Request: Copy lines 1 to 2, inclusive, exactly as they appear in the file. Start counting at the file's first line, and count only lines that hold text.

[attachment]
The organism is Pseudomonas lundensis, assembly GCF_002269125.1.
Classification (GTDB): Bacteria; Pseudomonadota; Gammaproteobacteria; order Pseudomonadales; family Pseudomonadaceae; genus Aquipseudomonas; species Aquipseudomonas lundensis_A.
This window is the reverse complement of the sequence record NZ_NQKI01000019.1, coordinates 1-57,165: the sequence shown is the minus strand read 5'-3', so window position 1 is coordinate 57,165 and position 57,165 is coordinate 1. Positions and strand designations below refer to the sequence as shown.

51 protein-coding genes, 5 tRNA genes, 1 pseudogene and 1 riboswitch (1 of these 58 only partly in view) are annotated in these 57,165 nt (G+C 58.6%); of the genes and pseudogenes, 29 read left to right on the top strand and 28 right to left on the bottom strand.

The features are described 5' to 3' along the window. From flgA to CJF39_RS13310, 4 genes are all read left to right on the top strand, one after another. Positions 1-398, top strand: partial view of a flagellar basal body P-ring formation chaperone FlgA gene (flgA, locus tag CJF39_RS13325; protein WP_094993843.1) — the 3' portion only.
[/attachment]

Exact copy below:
The organism is Pseudomonas lundensis, assembly GCF_002269125.1.
Classification (GTDB): Bacteria; Pseudomonadota; Gammaproteobacteria; order Pseudomonadales; family Pseudomonadaceae; genus Aquipseudomonas; species Aquipseudomonas lundensis_A.